Foreign support in Warlord China

by Rick Westera |

...the present [Kuomintang] revolution is, neither in its inspiration nor direction, truly national, but directed mainly from Moscow.

- P. T. Etherton
China: The Facts, 1927

From the end of the First Opium War to the Communist victory in the Chinese Civil War (1842-1950), foreign influence over and interference with China's trade and politics were so pervasive that many at the time and since have referred to this period as China's Century of Humiliation.

Omniatlas shows much of this foreign imperialism in the main atlas: concessions, such as Hong Kong and the Chinese Eastern Railway; foreign occupations, such as the Russians and Japanese in Manchuria; puppet states, like Manchukuo; and areas of major influence.

However much more remains which has not been shown in the atlas for reasons of complexity: foreign settlements, treaty ports and protocols, extraterritoriality, and the foreign backing of the competing factions. In this article we'll cover the last of these - foreign support of competing factions - during the Warlord Era from 1919 to 1929. Although this support generally fell short of influence as defined in Omniatlas, it affected the internal policies and outside perceptions of the supported factions.

Foreign support of polities in China 1919 - 1929

Foreign support of various polities in China, May 1919

Figure 1. Foreign support of various polities in China, May 1919

When the Chinese Empire was overthrown in the Xinhai Revolution, it was succeeded by a weak and divided Republic of China. Although the Western powers initially supported the Republic, they were soon distracted when World War I broke out in 1914.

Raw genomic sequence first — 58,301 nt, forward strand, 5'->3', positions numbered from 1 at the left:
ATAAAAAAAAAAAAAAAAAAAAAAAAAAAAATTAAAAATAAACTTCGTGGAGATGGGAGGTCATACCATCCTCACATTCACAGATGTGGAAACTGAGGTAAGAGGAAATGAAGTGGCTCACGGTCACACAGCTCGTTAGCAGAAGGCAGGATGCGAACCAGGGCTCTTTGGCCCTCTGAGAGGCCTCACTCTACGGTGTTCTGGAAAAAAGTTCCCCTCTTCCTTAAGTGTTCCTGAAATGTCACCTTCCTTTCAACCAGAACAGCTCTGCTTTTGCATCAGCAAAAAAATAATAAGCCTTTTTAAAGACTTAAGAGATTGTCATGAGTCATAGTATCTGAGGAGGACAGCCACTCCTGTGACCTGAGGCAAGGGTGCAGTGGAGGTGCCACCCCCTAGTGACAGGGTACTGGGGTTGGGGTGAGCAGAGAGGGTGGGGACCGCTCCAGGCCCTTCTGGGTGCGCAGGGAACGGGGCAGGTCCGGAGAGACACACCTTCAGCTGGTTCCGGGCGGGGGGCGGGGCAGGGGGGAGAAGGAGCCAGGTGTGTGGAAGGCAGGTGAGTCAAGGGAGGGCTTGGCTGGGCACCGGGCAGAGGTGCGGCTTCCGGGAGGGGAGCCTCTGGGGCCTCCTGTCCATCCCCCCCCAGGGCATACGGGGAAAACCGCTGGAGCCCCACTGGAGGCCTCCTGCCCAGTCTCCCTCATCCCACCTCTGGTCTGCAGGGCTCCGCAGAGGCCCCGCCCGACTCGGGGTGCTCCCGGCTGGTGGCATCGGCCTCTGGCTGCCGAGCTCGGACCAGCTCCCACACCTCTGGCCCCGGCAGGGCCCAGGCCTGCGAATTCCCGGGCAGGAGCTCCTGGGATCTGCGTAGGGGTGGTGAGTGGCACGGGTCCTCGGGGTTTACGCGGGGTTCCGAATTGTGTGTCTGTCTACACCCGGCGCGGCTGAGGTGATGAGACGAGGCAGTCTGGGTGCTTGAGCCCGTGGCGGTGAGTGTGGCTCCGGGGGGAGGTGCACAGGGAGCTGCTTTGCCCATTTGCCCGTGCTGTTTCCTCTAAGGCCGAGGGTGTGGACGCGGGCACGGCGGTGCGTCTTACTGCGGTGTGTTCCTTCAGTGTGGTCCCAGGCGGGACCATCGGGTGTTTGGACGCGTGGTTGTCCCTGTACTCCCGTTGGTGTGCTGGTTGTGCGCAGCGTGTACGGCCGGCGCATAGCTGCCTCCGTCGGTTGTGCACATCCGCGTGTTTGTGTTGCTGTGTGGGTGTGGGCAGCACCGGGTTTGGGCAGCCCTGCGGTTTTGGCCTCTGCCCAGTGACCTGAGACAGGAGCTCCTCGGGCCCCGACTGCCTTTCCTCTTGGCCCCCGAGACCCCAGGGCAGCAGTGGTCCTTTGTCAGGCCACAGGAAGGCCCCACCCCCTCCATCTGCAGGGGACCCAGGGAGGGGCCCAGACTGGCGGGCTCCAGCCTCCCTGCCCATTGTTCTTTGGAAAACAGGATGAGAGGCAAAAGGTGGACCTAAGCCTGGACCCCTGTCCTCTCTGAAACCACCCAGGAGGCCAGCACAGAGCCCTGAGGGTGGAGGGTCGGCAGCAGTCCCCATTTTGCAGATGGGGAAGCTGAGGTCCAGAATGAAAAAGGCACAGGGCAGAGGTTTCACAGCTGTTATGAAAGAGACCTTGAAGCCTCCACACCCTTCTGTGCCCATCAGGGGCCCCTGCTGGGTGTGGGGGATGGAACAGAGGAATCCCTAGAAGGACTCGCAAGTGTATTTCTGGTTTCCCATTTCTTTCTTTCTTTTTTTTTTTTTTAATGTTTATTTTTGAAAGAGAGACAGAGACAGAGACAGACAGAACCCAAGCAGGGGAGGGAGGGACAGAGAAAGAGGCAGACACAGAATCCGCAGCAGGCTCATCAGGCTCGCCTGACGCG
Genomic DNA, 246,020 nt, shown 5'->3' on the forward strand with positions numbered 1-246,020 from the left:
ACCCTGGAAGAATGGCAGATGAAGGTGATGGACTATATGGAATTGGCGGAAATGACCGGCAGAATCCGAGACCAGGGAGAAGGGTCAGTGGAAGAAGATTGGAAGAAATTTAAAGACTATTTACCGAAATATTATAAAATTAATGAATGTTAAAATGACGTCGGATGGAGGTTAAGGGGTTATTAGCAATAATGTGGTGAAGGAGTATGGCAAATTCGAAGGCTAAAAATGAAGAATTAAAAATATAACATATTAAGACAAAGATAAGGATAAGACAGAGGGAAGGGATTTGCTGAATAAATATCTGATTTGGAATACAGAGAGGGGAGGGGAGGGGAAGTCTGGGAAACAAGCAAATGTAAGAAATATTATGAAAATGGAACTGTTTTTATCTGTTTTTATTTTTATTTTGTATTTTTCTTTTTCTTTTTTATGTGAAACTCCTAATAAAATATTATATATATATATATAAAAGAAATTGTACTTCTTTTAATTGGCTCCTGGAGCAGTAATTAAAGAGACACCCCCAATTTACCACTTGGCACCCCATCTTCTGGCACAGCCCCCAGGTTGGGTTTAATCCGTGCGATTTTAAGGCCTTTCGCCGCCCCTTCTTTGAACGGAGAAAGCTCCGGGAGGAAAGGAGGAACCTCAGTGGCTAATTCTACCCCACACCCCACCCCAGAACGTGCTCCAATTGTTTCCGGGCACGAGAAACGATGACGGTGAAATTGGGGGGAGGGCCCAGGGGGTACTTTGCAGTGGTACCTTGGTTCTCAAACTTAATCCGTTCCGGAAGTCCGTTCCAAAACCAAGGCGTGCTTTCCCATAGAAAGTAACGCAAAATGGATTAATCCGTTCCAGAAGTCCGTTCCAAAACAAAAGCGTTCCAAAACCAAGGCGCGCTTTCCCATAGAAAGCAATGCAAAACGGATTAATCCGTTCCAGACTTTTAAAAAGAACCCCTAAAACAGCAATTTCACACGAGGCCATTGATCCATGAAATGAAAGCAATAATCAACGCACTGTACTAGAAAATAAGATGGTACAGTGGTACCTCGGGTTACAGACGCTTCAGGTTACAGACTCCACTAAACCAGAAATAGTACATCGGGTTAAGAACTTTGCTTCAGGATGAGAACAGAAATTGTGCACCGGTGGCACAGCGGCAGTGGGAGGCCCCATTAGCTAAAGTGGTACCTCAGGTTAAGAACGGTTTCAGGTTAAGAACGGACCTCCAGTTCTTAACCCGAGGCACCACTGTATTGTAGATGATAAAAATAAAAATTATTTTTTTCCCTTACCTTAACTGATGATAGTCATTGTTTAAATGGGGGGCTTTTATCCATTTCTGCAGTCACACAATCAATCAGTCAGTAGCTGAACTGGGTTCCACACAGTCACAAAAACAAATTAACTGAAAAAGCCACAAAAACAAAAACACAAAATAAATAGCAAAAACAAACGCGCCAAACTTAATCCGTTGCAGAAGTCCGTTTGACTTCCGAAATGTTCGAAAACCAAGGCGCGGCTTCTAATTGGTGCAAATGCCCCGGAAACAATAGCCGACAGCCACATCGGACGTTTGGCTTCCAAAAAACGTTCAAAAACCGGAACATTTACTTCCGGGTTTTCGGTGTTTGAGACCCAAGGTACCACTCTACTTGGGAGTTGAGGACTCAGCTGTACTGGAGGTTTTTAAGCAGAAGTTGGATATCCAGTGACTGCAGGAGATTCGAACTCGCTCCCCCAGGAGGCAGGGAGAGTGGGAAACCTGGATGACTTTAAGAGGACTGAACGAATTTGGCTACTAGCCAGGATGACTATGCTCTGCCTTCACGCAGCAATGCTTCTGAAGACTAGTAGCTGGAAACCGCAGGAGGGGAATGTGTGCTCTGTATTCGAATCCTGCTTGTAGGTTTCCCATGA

Japan stepped into the resulting power vacuum, making its Twenty-One Demands on China the following year. Despite resisting many of the Japanese demands, by 1919 the Anhui clique which dominated the government of China was heavily tainted by its association with Japan.

See also: East Asia in 1919

Foreign support of various polities in China, May 1923

Figure 2. Foreign support of various polities in China, May 1923

With World War I ended, the Western powers were no longer willing to give Japan a free hand in East Asia. In 1920 the discredited Anhui clique was overthrown in a war with the Western-backed Zhili clique. Japanese support was now focused on the Fengtian clique which ruled in Manchuria, a land Japan dominated through its control of the Chinese Eastern Railway.

In the south, Sun Yatsen, who had led the 1911 revolution, reestablished the Kuomintang (KMT) in an attempt to wrest China from the northern warlords. Unable to gain Western recognition, the KMT turned to the Soviet Union for aid.

See also: East Asia at the end of 1922

Foreign support of various polities in China, March 1927

Figure 3. Foreign support of various polities in China, March 1927

Sun Yatsen died before he could reclaim the north and was ultimately succeeded by Chiang Kaishek - at the time called the 'Red General' because of his Soviet backing. Another Soviet-supported figure was Feng Yuxiang, who allied with the Japanese-backed Fengtian clique to overthrow pro-Western Zhili rule in Beijing. As a result, Feng was given guardianship of the northwest with his Guominjun (GMJ) faction.

After a few more clashes between the northern warlords, Chiang Kaishek decided his forces were ready. In 1927 the KMT began its Northern Expedition, joining with the GMJ to attack the remnants of the Zhili clique.

See also: East Asia in 1927

Foreign support of various polities in China, November 1929

Figure 4. Foreign support of various polities in China, November 1929

Soviet hopes in, and Western fears of, Chiang Kaishek would prove to be misplaced. After capturing Shanghai, he turned against the Communist members of the KMT, causing them to flee to the countryside (not shown on this simplified map). With new Western backing, Chiang continued his move north, encouraging the remaining northern factions and eventually even the Fengtian clique to join him in a new nationalist Republic of China.

However neither the Soviet Union nor Japan were happy with this new somewhat unified and pro-Western China, especially when it came to the strategically important Fengtian domain of Manchuria. Over the next few years, both would intervene to assert their interests.

See also: East Asia in 1929